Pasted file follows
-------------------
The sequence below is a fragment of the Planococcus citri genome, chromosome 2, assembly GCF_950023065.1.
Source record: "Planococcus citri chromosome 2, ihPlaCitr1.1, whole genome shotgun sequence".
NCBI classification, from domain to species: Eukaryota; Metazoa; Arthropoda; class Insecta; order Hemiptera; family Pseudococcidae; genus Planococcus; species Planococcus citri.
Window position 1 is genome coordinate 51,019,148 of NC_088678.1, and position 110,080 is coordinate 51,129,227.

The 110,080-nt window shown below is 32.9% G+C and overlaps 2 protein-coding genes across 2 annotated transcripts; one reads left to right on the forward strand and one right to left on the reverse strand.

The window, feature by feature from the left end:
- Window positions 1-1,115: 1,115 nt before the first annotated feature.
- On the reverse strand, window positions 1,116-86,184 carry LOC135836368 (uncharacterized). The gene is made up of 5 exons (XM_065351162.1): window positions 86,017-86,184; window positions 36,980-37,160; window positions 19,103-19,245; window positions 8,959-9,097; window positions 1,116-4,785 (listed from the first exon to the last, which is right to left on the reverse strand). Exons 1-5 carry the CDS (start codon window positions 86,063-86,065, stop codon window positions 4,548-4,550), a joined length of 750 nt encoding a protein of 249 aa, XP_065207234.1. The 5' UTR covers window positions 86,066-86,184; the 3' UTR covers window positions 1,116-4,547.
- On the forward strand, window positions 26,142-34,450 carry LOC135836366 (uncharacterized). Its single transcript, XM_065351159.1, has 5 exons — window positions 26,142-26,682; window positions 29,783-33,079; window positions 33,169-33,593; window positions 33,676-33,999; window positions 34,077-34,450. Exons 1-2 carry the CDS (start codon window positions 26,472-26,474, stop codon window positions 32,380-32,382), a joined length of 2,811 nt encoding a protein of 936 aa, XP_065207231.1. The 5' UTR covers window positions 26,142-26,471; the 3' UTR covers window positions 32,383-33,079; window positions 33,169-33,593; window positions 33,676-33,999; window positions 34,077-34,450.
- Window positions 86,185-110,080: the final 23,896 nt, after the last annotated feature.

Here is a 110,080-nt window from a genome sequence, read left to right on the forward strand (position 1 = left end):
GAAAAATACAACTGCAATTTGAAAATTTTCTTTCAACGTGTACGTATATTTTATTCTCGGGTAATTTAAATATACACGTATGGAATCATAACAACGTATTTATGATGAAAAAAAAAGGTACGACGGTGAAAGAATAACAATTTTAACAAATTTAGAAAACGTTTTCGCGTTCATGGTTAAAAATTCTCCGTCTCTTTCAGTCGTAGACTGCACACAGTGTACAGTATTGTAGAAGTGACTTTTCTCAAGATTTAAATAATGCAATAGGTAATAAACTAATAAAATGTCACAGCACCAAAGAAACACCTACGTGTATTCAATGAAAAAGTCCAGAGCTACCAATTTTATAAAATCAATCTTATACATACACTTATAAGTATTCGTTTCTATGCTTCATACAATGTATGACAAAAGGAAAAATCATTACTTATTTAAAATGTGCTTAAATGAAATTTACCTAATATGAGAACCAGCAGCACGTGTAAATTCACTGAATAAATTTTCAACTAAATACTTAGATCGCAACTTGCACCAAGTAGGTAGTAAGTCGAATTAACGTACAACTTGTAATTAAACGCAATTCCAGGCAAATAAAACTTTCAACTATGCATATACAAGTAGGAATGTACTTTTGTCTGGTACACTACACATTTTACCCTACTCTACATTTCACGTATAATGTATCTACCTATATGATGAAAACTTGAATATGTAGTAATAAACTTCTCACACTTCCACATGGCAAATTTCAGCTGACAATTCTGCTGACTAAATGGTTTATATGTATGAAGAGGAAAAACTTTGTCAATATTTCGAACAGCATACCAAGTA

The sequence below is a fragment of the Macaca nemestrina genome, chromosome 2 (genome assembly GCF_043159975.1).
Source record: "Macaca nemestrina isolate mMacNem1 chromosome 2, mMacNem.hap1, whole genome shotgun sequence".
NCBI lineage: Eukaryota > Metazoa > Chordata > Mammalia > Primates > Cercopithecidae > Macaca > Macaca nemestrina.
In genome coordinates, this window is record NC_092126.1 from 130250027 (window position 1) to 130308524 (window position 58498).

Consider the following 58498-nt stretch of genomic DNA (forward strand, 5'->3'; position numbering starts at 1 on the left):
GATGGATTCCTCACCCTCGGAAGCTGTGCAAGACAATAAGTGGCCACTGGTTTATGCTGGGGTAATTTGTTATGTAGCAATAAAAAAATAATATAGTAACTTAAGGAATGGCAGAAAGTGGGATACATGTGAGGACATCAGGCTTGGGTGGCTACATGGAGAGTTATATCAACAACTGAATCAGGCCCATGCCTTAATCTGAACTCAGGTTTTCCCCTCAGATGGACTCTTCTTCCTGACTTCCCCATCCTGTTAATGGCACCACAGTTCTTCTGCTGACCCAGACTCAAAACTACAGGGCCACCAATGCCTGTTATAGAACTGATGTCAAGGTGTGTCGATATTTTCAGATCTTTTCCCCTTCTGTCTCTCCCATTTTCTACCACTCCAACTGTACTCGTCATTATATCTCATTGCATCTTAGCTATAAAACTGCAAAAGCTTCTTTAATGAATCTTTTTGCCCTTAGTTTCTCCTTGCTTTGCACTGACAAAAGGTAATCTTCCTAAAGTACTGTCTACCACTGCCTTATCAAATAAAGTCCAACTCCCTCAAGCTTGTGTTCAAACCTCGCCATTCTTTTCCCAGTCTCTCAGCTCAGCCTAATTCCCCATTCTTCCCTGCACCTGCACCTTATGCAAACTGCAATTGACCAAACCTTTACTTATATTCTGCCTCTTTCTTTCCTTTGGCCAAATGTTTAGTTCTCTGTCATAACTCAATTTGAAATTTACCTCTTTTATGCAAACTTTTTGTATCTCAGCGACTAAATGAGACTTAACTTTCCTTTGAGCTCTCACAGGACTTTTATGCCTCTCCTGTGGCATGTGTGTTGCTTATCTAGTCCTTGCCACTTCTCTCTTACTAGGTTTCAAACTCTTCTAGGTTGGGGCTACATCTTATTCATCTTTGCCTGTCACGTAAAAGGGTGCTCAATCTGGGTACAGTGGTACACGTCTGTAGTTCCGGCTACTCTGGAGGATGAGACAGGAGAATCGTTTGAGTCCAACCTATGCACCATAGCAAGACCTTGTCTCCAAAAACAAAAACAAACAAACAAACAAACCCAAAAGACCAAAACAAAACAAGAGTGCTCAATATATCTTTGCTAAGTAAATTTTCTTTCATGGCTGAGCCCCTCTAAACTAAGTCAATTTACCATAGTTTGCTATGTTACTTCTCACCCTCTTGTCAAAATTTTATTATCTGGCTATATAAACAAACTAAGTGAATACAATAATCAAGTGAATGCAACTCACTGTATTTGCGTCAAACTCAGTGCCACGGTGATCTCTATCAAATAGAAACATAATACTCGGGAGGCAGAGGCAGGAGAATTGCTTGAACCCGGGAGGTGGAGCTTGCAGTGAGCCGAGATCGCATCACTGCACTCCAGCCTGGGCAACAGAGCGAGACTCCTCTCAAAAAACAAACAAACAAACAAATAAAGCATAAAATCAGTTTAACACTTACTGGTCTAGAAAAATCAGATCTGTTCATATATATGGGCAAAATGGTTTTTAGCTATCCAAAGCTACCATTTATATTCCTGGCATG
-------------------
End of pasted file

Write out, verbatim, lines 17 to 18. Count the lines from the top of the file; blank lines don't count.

Consider the following 58498-nt stretch of genomic DNA (forward strand, 5'->3'; position numbering starts at 1 on the left):
GATGGATTCCTCACCCTCGGAAGCTGTGCAAGACAATAAGTGGCCACTGGTTTATGCTGGGGTAATTTGTTATGTAGCAATAAAAAAATAATATAGTAACTTAAGGAATGGCAGAAAGTGGGATACATGTGAGGACATCAGGCTTGGGTGGCTACATGGAGAGTTATATCAACAACTGAATCAGGCCCATGCCTTAATCTGAACTCAGGTTTTCCCCTCAGATGGACTCTTCTTCCTGACTTCCCCATCCTGTTAATGGCACCACAGTTCTTCTGCTGACCCAGACTCAAAACTACAGGGCCACCAATGCCTGTTATAGAACTGATGTCAAGGTGTGTCGATATTTTCAGATCTTTTCCCCTTCTGTCTCTCCCATTTTCTACCACTCCAACTGTACTCGTCATTATATCTCATTGCATCTTAGCTATAAAACTGCAAAAGCTTCTTTAATGAATCTTTTTGCCCTTAGTTTCTCCTTGCTTTGCACTGACAAAAGGTAATCTTCCTAAAGTACTGTCTACCACTGCCTTATCAAATAAAGTCCAACTCCCTCAAGCTTGTGTTCAAACCTCGCCATTCTTTTCCCAGTCTCTCAGCTCAGCCTAATTCCCCATTCTTCCCTGCACCTGCACCTTATGCAAACTGCAATTGACCAAACCTTTACTTATATTCTGCCTCTTTCTTTCCTTTGGCCAAATGTTTAGTTCTCTGTCATAACTCAATTTGAAATTTACCTCTTTTATGCAAACTTTTTGTATCTCAGCGACTAAATGAGACTTAACTTTCCTTTGAGCTCTCACAGGACTTTTATGCCTCTCCTGTGGCATGTGTGTTGCTTATCTAGTCCTTGCCACTTCTCTCTTACTAGGTTTCAAACTCTTCTAGGTTGGGGCTACATCTTATTCATCTTTGCCTGTCACGTAAAAGGGTGCTCAATCTGGGTACAGTGGTACACGTCTGTAGTTCCGGCTACTCTGGAGGATGAGACAGGAGAATCGTTTGAGTCCAACCTATGCACCATAGCAAGACCTTGTCTCCAAAAACAAAAACAAACAAACAAACAAACCCAAAAGACCAAAACAAAACAAGAGTGCTCAATATATCTTTGCTAAGTAAATTTTCTTTCATGGCTGAGCCCCTCTAAACTAAGTCAATTTACCATAGTTTGCTATGTTACTTCTCACCCTCTTGTCAAAATTTTATTATCTGGCTATATAAACAAACTAAGTGAATACAATAATCAAGTGAATGCAACTCACTGTATTTGCGTCAAACTCAGTGCCACGGTGATCTCTATCAAATAGAAACATAATACTCGGGAGGCAGAGGCAGGAGAATTGCTTGAACCCGGGAGGTGGAGCTTGCAGTGAGCCGAGATCGCATCACTGCACTCCAGCCTGGGCAACAGAGCGAGACTCCTCTCAAAAAACAAACAAACAAACAAATAAAGCATAAAATCAGTTTAACACTTACTGGTCTAGAAAAATCAGATCTGTTCATATATATGGGCAAAATGGTTTTTAGCTATCCAAAGCTACCATTTATATTCCTGGCATG